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Apple countersues Kodak over digital imaging patents

post #1 of 16
Thread Starter 
After Kodak sued Apple over imaging related patents it believes are infringed upon with the iPhone, Apple has fired back with its own patent-related suit against Kodak, filed with the U.S. International Trade Commission.

The suit, filed last week, alleges that a number of Kodak cameras are in violation of patents owned by Apple. Cameras named in the suit are the following models:

Z915
Z series: Z950, Z1085 IS, Z1485 IS
M series: M340, M341, M380, M381, M530, M550, MI033, MI093 IS
C series: C142, C180, C182, C190, C913
Kodak SLICE
Video cameras: Zi6, Zi8, Zxl, Zx3 PLAYSPORT
Specifically cited in the suit by Apple are U.S. Patent No. 6,031,934 (entitled "Computer vision system for subject characterization"), and Patent No. RE38,911 (entitled "Modular digital image processing via an image processing chain with modifiable parameter controls"). Apple also filed a civil complaint in a U.S. District Court in the Northern District of California, also alleging infringement of the two patents.

Apple's countersuit is in response to Kodak's complaint, filed in January, which accused Apple's iPhone of infringing on a patent related to previewing images. Kodak filed one suit with the ITC, and one in a U.S. District Court in New York, and also named Research in Motion's BlackBerry devices as infringing.

In February, the ITC agreed to formally investigate Kodak's complaint against Apple, which seeks to ban the importation of iPhones. The move was expected, as most high-profile complaints are given consideration.

Apple's countersuit is one of a long list of legal complaints that are before the ITC. Early this month, the U.S. commission agreed to investigate a complaint from Apple against HTC, alleging the violation of patents in a number of its Google Android and Windows Mobile handsets.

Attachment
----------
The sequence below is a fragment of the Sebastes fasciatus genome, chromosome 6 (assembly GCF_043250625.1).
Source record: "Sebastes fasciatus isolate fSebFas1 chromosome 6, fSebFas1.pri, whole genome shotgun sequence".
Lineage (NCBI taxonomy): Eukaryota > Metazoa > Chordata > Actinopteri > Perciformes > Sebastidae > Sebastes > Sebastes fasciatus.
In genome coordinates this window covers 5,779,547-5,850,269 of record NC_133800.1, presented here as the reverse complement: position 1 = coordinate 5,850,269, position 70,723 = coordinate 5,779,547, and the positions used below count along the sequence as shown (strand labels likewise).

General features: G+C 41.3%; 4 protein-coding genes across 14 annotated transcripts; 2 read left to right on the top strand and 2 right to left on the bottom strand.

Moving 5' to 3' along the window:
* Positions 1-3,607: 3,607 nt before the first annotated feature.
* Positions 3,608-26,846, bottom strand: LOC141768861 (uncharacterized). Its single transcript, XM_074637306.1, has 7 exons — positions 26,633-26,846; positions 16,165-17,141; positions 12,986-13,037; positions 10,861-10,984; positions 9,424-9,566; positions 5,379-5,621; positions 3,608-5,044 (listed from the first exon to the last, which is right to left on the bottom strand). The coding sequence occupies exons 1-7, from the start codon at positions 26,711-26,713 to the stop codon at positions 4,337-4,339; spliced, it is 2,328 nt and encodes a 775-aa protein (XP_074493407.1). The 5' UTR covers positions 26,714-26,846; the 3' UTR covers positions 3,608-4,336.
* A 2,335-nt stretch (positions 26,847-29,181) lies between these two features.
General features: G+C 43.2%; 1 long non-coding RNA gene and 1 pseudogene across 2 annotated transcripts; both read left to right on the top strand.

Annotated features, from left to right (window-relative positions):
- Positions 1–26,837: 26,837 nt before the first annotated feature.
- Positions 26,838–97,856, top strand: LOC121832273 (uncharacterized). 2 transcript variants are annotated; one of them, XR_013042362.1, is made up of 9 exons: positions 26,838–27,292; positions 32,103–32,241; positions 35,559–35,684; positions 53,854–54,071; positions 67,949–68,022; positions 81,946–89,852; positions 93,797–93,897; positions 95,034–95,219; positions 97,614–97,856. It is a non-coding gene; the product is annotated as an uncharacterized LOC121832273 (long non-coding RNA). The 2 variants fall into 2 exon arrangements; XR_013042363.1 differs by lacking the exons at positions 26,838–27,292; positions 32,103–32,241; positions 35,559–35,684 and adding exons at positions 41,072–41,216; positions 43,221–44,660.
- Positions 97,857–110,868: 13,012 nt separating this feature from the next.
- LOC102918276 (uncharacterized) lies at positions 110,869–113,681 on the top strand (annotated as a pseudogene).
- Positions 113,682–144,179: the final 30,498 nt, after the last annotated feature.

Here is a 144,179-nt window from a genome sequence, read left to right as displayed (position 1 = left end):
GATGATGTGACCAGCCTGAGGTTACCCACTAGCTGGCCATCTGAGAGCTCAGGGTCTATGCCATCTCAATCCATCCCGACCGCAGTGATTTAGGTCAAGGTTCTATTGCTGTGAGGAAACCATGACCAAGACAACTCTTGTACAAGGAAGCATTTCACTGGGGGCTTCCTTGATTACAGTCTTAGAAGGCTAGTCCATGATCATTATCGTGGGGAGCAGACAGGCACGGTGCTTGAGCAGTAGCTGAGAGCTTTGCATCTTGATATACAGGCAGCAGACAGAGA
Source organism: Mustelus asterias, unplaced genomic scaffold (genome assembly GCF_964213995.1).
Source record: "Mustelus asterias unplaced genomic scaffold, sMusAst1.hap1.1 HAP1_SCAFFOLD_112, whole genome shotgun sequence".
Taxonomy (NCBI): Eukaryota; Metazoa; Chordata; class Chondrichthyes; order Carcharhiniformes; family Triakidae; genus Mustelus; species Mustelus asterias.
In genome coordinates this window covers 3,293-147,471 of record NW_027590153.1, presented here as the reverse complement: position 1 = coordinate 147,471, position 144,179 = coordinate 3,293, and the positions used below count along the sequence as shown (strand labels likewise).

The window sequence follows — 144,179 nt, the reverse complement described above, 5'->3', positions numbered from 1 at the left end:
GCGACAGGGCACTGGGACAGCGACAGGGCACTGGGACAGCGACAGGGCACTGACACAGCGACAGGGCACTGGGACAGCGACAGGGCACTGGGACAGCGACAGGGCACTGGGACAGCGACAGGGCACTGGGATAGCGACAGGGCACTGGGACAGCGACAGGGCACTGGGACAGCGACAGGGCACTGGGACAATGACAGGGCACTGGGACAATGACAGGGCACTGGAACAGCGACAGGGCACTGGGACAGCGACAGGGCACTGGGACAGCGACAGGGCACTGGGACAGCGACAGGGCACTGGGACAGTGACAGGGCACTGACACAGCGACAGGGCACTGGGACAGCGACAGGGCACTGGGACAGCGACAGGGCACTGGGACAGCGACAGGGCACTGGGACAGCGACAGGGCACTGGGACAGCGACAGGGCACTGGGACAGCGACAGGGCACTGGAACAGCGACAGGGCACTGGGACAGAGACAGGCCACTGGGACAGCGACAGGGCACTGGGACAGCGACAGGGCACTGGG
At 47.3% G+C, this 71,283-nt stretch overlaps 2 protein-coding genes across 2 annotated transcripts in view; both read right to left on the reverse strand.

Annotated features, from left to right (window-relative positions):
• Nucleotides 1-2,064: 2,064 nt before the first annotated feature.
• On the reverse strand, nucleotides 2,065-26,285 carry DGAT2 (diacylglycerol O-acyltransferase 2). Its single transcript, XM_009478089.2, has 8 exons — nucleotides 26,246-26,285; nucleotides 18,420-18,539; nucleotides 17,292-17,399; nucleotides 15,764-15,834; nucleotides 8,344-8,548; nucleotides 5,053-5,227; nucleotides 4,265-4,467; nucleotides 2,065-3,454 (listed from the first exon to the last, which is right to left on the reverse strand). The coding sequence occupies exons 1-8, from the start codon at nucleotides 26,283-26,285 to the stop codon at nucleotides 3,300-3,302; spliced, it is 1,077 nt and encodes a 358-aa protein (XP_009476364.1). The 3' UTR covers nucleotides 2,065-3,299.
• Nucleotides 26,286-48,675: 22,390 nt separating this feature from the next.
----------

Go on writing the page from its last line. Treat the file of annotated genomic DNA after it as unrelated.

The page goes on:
Apple has also sued Nokia, and is also being sued by the Finnish handset maker. The ITC has agreed to look into both companies' complaints of patent infringement.

And Elan Microelectronics has asked the commission to ban the import and sale of Apple products over an alleged violation of a multi-touch patent owned by the company. Elan has accused Apple of "knowingly and deliberately" using the company's technology. The ITC has not yet decided whether to pursue the claims made by Elan.
post #2 of 16
Its really sad how much patents discourage innovations and block a lot of potential improvements in our world's technology. Perfect example is the car that runs entirely on water. Someone patented the idea and totally shelved it.

Apple increments product features one bite at a time...hence the logo. Want the next big thing? You're gonna have to pick another fruit from the Apple Tree.

Reply

Apple increments product features one bite at a time...hence the logo. Want the next big thing? You're gonna have to pick another fruit from the Apple Tree.

Reply
post #3 of 16
Quote:
Originally Posted by JBlongz View Post

Its really sad how much patents discourage innovations and block a lot of potential improvements in our world's technology. Perfect example is the car that runs entirely on water. Someone patented the idea and totally shelved it.

Patents do not "discourage" innovations! Without patents, there is no point in investing and innovating.
post #4 of 16
Quote:
Originally Posted by monstrosity View Post

Patents do not "discourage" innovations! Without patents, there is no point in investing and innovating.

Once upon a time, maybe. Today patents are a defense play more than innovation. Software and business process patents offer no innovation to the public domain.
post #5 of 16
Quote:
Originally Posted by aaarrrgggh View Post

Once upon a time, maybe. Today patents are a defense play more than innovation. Software and business process patents offer no innovation to the public domain.

Every patent, by law, ends in the public domain at the end of the patent term.
post #6 of 16
lawsuit ping pong - the preferred sport of big corporations...